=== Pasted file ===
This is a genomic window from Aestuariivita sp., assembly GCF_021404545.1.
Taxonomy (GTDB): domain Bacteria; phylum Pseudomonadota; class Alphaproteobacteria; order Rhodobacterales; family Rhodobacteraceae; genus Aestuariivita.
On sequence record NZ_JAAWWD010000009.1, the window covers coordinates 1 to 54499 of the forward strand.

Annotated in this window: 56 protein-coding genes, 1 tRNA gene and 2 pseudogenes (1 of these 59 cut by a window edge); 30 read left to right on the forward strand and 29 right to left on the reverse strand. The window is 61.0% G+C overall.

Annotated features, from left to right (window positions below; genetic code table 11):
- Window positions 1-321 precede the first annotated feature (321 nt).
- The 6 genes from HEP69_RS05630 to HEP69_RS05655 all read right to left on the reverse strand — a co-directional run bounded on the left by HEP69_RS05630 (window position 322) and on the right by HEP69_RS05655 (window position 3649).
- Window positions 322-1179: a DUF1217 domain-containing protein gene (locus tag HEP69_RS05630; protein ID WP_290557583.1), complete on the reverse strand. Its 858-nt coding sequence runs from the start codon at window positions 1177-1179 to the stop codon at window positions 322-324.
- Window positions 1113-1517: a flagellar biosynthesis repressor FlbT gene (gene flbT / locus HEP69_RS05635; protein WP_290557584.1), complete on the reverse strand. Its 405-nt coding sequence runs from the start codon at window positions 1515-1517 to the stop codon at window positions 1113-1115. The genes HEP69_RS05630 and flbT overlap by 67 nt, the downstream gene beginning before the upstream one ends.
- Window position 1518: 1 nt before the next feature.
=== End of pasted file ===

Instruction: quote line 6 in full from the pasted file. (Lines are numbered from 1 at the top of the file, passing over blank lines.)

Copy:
- Window positions 1-321 precede the first annotated feature (321 nt).